Prices rebounded by generally small amounts at most points Tuesday following across-the-board declines a day earlier. Considering Monday’s futures plunge of 27.4 cents, the rally was rather surprising in light of a warm-up into the 70s forecast for the South along with relatively light cooling trends in parts of the Northeast and mixed temperature movement due in the Midwest.

However, colder weather will be returning to the Plains and Midwest later this week as a cold front moves eastward from the Rockies, according to The Weather Channel (TWC).

At least the Rockies had a valid rationale for price boosts based on heating load, with much of the region expected to see lows around 20 Wednesday. The extra gas staying at home in the Rockies had an extended price impact in Northern California, where Malin and the PG&E citygate were up a quarter or so.

A few scattered points, including Henry Hub, recorded losses ranging from a couple of pennies to about a nickel. The rest of the market was flat to nearly 45 cents higher.

The cash market will have modest futures support Wednesday after the November gas futures contract interrupted a four-day losing streak with a rebound of 4.4 cents Tuesday (see related story).

The Florida citygate saw the day’s largest gain after Florida Gas Transmission (FGT) issued an Overage Alert Day due to hot weather forecasts in its market area (see Transportation Notes).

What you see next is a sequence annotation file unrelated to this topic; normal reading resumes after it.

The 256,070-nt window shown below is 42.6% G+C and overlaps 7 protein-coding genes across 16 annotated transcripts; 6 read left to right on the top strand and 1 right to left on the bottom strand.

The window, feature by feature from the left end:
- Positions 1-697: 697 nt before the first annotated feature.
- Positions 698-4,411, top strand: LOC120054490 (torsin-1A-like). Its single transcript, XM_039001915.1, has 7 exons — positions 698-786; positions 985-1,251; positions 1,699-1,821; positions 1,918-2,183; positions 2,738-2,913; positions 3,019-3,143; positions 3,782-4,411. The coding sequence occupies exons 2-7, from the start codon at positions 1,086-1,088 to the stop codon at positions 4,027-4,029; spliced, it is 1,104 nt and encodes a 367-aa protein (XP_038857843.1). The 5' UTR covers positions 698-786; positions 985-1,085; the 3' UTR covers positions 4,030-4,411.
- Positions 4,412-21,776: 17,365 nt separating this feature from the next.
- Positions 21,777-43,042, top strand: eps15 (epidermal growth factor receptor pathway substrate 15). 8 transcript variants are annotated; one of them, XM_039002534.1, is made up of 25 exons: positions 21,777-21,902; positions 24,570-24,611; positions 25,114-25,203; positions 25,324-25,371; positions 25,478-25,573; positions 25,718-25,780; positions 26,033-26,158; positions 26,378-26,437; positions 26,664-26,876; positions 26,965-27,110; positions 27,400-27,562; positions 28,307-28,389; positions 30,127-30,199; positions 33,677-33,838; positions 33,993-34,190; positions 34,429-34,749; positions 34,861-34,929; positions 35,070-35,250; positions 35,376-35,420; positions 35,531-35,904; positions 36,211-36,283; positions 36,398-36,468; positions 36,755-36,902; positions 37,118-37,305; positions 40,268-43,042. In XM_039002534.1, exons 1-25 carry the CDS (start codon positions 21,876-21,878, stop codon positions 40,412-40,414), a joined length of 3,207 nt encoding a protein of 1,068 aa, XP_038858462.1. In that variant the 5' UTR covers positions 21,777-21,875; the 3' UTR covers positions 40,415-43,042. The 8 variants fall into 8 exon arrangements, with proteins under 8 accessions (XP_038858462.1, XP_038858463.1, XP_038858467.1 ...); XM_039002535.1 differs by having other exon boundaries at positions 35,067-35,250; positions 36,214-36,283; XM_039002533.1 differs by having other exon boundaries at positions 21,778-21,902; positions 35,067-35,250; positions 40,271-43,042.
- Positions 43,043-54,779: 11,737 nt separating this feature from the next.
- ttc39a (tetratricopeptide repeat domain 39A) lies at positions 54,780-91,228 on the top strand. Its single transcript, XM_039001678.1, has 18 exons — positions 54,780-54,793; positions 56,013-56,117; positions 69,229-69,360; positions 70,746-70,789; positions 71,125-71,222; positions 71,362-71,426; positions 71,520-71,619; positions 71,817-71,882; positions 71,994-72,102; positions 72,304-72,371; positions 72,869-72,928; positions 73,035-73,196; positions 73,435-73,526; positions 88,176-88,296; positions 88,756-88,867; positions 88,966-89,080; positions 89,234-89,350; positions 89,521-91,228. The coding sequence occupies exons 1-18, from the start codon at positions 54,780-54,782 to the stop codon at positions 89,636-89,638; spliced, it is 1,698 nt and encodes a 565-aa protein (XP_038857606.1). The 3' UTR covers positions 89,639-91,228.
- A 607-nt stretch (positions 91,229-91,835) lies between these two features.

Other than FGT, transportation constraints were light after Tennessee had lifted an OFO Action Alert that was implemented due to expectations of mild Northeast weather over the weekend.

Significant snowfall levels will stretch from the central Rockies into the northwestern Plains by Thursday, TWC said. Later this week such conditions will be reaching western sections of the Midwest, it added.

The first game of the World Series in New York City will be chilly Wednesday night and may be delayed by rain, according to TWC, but it likely will be played.

A Rockies producer said he was telling coworkers “don’t bitch too much” about the cold weather moving into the region because it was good for business. A forecasting service was reporting that this has been the fifth coldest October on record for Denver, and “we’re not through with the month yet,” he said.

The producer said he expects the return of some shut-in production in the region over the next couple of months, but on the other hand some producers are saying they’re not going to complete some of the wells they’ve already drilled.

Rockies prices, which already are rivaling Gulf Coast numbers, should get additional boosts in the near term from Kern River being due to expand capacity into California by 145 MMcf/d in January and the anticipated mid-November extension of Rockies Express into Clarington, OH, he said.

Southern Natural Gas continues to report increasing storage injection space and is actually behind its refill pace of the last two years. The pipeline said Monday working gas volumes, which total 60 Bcf at its two facilities in Louisiana and Mississippi, had fallen to 54.6 Bcf (91% of capacity) as of last Thursday. That compares with 54.9 Bcf (92%) on Oct. 23, 2008 and 56.2 Bcf (94%) on Oct. 25, 2007. Southern had reported storage being 97% full as the current month began.

Stephen Smith of Stephen Smith Energy Associates said Tuesday he had lowered his forecast of the storage injection during the week ending Oct. 23 from 30 Bcf previously to 20 Bcf.

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